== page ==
Thesis

Libertad for our youth of color: early prevention program

Thesis (M.A., Sociology)--California State University, Sacramento, 2018.

The early 1990’s reports of spikes in juvenile violence brought nationwide interest in reforming the juvenile justice system to prevent youth from engaging in delinquent behavior. Diversion Programs have since then become of high importance with the goal to divert youth from engaging in deviant behavior, but also with the purpose to prevent them from “building” a criminal profile and keeping them away from the traditional justice system. In this study, I examined which Caminos Program intervention was more effective in preventing recidivism amongst a first-time youth offender. This study relied on secondary data from the Caminos Program and employed the intersectionality theory to understand the experiences of a predominately working-class Chicanx youth within the intervention program. I hypothesize guided by intersectionality theory that non-colonial/-policing social interventions directed to first-time youth offenders of color will decrease recidivism. The findings from the whole sample study showed that the odds of reoffending are 3.98 times higher for female compared to males. For every additional hour of pro-social activity the odds of reoffending decrease by 2.6%. For every additional hour of community service the odds of reoffending decreases by 4%. Interestingly, for every additional hour of counseling services the odds of reoffending increase by 1.5%. These findings will allow for researchers to continue to explore and study other diversion programs across the nation, but also find better approaches to understanding recidivism and how systems of oppressions affect these types of programs and our youth of color.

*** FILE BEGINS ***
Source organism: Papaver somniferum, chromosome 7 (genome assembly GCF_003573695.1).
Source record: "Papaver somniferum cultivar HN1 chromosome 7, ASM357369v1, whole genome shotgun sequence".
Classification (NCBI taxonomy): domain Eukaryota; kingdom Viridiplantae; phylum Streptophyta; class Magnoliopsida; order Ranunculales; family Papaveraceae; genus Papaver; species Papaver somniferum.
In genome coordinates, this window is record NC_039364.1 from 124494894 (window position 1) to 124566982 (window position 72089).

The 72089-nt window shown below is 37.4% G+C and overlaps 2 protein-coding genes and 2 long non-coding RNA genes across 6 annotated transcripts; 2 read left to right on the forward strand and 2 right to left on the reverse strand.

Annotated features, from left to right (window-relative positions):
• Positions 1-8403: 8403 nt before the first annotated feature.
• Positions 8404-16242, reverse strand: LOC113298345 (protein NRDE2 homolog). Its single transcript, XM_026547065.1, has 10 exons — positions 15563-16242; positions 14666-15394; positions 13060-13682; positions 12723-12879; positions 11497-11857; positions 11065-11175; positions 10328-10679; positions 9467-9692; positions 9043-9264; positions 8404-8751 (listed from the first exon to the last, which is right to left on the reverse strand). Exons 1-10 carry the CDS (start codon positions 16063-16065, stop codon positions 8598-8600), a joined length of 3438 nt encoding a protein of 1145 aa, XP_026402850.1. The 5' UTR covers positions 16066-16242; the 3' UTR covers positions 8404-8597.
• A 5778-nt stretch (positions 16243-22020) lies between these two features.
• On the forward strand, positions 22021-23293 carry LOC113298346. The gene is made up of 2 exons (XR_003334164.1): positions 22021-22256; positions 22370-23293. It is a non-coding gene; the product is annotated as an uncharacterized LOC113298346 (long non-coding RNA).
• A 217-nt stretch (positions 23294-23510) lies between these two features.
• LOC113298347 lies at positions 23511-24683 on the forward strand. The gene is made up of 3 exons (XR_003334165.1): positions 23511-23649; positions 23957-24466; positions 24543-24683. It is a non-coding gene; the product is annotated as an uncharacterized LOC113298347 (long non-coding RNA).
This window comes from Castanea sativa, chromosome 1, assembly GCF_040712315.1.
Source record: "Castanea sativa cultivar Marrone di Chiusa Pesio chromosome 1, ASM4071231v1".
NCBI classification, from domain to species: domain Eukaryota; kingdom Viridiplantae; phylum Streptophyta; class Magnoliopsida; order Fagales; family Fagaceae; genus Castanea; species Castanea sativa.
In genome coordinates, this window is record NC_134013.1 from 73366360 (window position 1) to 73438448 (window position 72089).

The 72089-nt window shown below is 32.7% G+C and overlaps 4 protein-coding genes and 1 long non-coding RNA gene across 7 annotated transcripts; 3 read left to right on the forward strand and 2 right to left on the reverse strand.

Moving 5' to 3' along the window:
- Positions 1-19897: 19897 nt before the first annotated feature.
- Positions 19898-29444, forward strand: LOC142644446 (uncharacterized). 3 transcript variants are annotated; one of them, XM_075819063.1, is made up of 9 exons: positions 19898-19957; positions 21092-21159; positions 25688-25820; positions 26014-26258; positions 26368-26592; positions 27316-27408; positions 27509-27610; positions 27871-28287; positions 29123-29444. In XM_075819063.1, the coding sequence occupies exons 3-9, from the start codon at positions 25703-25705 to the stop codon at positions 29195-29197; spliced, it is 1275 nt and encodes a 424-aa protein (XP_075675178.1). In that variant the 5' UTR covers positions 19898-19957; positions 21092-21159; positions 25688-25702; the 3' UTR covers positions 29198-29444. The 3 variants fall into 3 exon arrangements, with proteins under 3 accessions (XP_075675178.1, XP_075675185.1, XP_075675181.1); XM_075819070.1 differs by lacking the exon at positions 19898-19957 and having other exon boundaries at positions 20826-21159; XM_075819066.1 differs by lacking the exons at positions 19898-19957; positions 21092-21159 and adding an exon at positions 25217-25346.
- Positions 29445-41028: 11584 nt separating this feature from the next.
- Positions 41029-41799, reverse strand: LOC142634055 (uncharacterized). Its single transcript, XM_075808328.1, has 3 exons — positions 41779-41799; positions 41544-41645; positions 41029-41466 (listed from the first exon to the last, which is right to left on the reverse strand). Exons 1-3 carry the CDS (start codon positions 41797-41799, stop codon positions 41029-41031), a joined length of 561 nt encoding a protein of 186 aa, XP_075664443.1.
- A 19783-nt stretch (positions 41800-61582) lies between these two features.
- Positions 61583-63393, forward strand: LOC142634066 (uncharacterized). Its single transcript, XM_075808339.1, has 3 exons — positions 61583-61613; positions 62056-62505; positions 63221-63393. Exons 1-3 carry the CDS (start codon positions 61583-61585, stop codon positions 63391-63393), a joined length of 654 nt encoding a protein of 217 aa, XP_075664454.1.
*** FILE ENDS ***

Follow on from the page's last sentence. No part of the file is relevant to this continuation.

The early 1990’s reports of spikes in juvenile violence brought nationwide interest in reforming the juvenile justice system to prevent youth from engaging in delinquent behavior. Diversion Programs have since then become of high importance with the goal to divert youth from engaging in deviant behavior, but also with the purpose to prevent them from “building” a criminal profile and keeping them away from the traditional justice system. In this study, I examined which Caminos Program intervention was more effective in preventing recidivism amongst a first-time youth offender. This study relied on secondary data from the Caminos Program and employed the intersectionality theory to understand the experiences of a predominately working-class Chicanx youth within the intervention program. I hypothesize guided by intersectionality theory that non-colonial/-policing social interventions directed to first-time youth offenders of color will decrease recidivism. The findings from the whole sample study showed that the odds of reoffending are 3.98 times higher for female compared to males. For every additional hour of pro-social activity the odds of reoffending decrease by 2.6%. For every additional hour of community service the odds of reoffending decreases by 4%. Interestingly, for every additional hour of counseling services the odds of reoffending increase by 1.5%. These findings will allow for researchers to continue to explore and study other diversion programs across the nation, but also find better approaches to understanding recidivism and how systems of oppressions affect these types of programs and our youth of color.

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